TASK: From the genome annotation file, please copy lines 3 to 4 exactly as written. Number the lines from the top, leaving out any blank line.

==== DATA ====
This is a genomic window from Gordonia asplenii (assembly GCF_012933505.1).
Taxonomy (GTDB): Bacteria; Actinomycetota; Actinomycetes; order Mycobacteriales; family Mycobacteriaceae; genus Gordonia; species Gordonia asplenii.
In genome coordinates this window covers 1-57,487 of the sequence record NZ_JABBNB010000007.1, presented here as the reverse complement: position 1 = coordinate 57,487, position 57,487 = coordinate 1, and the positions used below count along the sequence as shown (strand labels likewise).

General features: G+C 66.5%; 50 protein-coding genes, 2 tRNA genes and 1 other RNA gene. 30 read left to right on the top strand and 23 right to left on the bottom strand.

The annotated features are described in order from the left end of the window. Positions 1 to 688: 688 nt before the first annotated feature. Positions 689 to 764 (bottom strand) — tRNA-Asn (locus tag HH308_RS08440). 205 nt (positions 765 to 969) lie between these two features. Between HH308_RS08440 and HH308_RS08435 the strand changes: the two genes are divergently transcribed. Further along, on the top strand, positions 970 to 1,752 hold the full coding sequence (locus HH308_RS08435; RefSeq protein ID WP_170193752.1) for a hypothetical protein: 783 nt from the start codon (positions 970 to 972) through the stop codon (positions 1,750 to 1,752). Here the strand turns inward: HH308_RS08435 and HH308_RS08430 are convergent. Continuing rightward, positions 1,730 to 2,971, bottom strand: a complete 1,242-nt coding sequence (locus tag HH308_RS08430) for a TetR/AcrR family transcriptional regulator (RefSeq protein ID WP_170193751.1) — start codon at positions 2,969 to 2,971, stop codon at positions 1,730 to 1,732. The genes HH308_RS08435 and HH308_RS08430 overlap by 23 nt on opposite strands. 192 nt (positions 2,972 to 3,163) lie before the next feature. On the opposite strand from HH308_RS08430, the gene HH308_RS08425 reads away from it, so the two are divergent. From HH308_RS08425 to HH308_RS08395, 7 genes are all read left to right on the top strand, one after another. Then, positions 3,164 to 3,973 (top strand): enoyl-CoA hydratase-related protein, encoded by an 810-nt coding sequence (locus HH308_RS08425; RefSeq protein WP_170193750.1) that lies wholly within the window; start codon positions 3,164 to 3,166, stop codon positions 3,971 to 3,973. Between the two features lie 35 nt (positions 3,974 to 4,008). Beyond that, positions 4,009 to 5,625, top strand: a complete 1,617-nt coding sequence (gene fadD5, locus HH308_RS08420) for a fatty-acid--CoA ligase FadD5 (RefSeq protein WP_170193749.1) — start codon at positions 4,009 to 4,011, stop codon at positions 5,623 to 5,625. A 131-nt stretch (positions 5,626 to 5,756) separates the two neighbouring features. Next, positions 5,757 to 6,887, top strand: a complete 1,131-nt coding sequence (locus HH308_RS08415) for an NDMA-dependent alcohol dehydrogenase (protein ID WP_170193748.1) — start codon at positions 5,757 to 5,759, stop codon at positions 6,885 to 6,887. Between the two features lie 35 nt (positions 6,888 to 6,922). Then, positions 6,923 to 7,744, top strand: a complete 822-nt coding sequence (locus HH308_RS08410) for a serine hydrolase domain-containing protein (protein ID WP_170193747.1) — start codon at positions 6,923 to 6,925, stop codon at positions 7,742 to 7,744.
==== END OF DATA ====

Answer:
In genome coordinates this window covers 1-57,487 of the sequence record NZ_JABBNB010000007.1, presented here as the reverse complement: position 1 = coordinate 57,487, position 57,487 = coordinate 1, and the positions used below count along the sequence as shown (strand labels likewise).

General features: G+C 66.5%; 50 protein-coding genes, 2 tRNA genes and 1 other RNA gene. 30 read left to right on the top strand and 23 right to left on the bottom strand.